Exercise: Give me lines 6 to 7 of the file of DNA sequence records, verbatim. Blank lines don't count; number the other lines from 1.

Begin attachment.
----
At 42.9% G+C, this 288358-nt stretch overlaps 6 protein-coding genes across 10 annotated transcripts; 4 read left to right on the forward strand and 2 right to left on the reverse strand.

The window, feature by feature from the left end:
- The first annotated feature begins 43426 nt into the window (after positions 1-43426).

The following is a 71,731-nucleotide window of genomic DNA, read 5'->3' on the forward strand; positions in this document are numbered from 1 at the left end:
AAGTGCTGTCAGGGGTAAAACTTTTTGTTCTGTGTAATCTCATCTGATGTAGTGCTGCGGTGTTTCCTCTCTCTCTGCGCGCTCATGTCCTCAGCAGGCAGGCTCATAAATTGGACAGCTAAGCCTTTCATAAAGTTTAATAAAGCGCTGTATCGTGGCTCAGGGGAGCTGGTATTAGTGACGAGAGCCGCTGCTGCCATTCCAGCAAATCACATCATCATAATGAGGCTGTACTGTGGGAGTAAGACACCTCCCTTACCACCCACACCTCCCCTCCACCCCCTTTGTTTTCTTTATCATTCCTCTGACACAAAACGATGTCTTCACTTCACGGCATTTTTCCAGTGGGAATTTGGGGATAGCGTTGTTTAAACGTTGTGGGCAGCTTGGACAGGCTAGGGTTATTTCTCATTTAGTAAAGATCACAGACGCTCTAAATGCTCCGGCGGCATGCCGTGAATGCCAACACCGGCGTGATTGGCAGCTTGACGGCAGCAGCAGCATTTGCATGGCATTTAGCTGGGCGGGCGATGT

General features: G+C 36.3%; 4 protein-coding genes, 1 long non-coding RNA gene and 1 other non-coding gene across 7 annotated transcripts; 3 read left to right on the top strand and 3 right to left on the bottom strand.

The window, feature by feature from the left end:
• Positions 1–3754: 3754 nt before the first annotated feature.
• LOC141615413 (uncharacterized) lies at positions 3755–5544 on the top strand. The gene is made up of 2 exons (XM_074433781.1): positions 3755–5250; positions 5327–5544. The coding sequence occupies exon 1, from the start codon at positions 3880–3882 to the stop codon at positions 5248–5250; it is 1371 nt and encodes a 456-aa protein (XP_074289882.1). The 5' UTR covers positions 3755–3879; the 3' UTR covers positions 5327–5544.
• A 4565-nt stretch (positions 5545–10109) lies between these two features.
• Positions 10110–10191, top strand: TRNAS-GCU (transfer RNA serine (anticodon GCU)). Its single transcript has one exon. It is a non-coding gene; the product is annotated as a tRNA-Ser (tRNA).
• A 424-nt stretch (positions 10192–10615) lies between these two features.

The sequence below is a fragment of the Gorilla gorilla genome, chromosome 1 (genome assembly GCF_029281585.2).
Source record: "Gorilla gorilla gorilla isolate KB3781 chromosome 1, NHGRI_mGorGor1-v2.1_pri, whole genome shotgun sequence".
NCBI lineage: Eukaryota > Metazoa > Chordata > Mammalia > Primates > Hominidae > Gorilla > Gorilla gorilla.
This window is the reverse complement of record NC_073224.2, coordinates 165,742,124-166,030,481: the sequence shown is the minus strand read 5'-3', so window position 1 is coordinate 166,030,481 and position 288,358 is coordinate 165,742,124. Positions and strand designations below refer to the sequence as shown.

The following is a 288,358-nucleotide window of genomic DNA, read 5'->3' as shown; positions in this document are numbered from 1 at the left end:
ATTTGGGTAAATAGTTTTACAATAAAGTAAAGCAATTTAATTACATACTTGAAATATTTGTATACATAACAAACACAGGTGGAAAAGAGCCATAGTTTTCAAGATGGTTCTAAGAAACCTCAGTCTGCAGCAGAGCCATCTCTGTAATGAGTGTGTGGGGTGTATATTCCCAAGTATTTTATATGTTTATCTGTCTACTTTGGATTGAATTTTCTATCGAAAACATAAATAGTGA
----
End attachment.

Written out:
General features: G+C 36.3%; 4 protein-coding genes, 1 long non-coding RNA gene and 1 other non-coding gene across 7 annotated transcripts; 3 read left to right on the top strand and 3 right to left on the bottom strand.

The window, feature by feature from the left end: